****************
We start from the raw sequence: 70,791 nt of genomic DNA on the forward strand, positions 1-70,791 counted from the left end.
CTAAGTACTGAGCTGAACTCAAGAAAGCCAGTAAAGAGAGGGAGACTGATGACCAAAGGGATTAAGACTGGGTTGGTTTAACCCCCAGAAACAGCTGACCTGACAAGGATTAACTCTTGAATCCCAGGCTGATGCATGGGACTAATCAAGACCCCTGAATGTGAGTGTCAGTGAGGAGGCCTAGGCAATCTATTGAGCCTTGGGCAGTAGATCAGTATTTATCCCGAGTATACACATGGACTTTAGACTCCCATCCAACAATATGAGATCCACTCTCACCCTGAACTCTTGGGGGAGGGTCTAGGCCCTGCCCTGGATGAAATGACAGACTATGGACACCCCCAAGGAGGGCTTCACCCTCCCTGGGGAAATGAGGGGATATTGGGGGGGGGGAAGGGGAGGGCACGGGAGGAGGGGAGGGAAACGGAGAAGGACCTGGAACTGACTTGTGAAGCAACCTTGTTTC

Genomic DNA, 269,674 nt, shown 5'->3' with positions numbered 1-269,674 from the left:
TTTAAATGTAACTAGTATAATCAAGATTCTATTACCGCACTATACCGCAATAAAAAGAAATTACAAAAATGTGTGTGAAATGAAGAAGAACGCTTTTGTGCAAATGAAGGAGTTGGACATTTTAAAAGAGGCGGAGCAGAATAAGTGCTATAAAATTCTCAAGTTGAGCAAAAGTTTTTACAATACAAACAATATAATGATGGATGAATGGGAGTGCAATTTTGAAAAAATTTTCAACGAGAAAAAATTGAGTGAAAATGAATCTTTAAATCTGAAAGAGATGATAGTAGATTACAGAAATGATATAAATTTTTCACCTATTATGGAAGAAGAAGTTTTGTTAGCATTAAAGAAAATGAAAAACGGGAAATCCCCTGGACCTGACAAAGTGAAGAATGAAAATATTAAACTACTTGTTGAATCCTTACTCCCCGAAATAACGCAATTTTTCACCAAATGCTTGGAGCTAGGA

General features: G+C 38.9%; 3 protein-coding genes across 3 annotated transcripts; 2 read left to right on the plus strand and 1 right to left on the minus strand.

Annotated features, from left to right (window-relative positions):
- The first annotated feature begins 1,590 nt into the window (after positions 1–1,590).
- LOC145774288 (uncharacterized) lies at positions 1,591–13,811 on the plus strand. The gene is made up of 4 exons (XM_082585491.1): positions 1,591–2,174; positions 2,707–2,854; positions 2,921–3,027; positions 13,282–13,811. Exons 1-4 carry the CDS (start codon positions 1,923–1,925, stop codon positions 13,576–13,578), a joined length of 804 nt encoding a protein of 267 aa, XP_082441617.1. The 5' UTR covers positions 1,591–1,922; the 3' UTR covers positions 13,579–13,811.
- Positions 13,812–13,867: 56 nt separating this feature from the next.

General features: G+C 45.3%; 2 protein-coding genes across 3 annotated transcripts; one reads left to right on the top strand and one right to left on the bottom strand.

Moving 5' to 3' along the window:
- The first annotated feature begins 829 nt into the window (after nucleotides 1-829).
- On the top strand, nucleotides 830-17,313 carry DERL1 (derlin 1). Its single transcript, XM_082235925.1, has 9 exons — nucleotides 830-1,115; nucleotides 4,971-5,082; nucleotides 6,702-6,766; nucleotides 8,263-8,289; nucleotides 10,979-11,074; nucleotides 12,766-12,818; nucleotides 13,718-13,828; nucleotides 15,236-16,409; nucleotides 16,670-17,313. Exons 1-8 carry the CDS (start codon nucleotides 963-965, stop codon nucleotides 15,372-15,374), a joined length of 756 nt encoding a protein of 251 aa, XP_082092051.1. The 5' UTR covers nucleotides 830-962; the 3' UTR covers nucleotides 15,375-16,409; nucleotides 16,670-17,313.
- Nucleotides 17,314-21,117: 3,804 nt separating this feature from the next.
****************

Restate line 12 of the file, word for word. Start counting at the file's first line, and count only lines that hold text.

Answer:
- The first annotated feature begins 829 nt into the window (after nucleotides 1-829).